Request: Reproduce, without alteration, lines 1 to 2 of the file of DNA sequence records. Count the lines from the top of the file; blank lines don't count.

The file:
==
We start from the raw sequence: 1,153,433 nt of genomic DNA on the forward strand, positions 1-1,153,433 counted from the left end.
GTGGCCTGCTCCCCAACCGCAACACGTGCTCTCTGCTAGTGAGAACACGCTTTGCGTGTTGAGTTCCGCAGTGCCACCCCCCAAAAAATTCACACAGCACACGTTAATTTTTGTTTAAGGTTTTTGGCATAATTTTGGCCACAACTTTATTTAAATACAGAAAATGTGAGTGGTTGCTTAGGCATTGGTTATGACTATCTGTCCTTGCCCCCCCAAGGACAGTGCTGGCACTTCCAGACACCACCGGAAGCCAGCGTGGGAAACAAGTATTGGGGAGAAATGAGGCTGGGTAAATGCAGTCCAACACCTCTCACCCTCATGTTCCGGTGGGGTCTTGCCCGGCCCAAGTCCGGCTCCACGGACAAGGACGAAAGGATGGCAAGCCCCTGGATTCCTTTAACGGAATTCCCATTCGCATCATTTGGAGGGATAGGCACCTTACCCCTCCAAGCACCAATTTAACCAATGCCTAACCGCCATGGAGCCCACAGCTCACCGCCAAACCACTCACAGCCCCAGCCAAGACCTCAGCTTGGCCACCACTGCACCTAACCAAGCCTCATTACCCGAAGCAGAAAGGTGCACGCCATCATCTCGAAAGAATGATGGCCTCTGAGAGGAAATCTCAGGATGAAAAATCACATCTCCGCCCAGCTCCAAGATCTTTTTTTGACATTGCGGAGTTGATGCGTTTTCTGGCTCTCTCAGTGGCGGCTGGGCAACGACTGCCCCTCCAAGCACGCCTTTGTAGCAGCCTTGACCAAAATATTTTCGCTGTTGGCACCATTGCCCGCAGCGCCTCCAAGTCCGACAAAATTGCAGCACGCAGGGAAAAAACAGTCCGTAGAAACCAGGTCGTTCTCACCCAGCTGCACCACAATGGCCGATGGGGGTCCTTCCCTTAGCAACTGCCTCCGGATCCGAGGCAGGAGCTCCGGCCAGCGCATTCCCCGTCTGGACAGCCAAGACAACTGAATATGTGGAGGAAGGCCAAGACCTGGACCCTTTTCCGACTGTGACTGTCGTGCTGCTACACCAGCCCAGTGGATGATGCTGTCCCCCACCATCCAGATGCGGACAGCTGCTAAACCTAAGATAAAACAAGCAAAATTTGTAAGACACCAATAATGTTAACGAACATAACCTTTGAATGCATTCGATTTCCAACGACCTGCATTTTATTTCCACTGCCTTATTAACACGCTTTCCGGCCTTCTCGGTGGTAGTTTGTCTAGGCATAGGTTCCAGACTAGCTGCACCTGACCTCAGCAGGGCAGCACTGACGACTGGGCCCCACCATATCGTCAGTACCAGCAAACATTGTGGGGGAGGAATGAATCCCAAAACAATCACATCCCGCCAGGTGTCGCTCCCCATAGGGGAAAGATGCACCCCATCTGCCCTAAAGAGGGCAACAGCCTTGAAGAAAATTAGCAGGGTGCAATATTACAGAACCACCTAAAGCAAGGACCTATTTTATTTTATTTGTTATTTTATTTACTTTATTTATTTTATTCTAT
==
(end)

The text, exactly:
We start from the raw sequence: 1,153,433 nt of genomic DNA on the forward strand, positions 1-1,153,433 counted from the left end.
GTGGCCTGCTCCCCAACCGCAACACGTGCTCTCTGCTAGTGAGAACACGCTTTGCGTGTTGAGTTCCGCAGTGCCACCCCCCAAAAAATTCACACAGCACACGTTAATTTTTGTTTAAGGTTTTTGGCATAATTTTGGCCACAACTTTATTTAAATACAGAAAATGTGAGTGGTTGCTTAGGCATTGGTTATGACTATCTGTCCTTGCCCCCCCAAGGACAGTGCTGGCACTTCCAGACACCACCGGAAGCCAGCGTGGGAAACAAGTATTGGGGAGAAATGAGGCTGGGTAAATGCAGTCCAACACCTCTCACCCTCATGTTCCGGTGGGGTCTTGCCCGGCCCAAGTCCGGCTCCACGGACAAGGACGAAAGGATGGCAAGCCCCTGGATTCCTTTAACGGAATTCCCATTCGCATCATTTGGAGGGATAGGCACCTTACCCCTCCAAGCACCAATTTAACCAATGCCTAACCGCCATGGAGCCCACAGCTCACCGCCAAACCACTCACAGCCCCAGCCAAGACCTCAGCTTGGCCACCACTGCACCTAACCAAGCCTCATTACCCGAAGCAGAAAGGTGCACGCCATCATCTCGAAAGAATGATGGCCTCTGAGAGGAAATCTCAGGATGAAAAATCACATCTCCGCCCAGCTCCAAGATCTTTTTTTGACATTGCGGAGTTGATGCGTTTTCTGGCTCTCTCAGTGGCGGCTGGGCAACGACTGCCCCTCCAAGCACGCCTTTGTAGCAGCCTTGACCAAAATATTTTCGCTGTTGGCACCATTGCCCGCAGCGCCTCCAAGTCCGACAAAATTGCAGCACGCAGGGAAAAAACAGTCCGTAGAAACCAGGTCGTTCTCACCCAGCTGCACCACAATGGCCGATGGGGGTCCTTCCCTTAGCAACTGCCTCCGGATCCGAGGCAGGAGCTCCGGCCAGCGCATTCCCCGTCTGGACAGCCAAGACAACTGAATATGTGGAGGAAGGCCAAGACCTGGACCCTTTTCCGACTGTGACTGTCGTGCTGCTACACCAGCCCAGTGGATGATGCTGTCCCCCACCATCCAGATGCGGACAGCTGCTAAACCTAAGATAAAACAAGCAAAATTTGTAAGACACCAATAATGTTAACGAACATAACCTTTGAATGCATTCGATTTCCAACGACCTGCATTTTATTTCCACTGCCTTATTAACACGCTTTCCGGCCTTCTCGGTGGTAGTTTGTCTAGGCATAGGTTCCAGACTAGCTGCACCTGACCTCAGCAGGGCAGCACTGACGACTGGGCCCCACCATATCGTCAGTACCAGCAAACATTGTGGGGGAGGAATGAATCCCAAAACAATCACATCCCGCCAGGTGTCGCTCCCCATAGGGGAAAGATGCACCCCATCTGCCCTAAAGAGGGCAACAGCCTTGAAGAAAATTAGCAGGGTGCAATATTACAGAACCACCTAAAGCAAGGACCTATTTTATTTTATTTGTTATTTTATTTACTTTATTTATTTTATTCTAT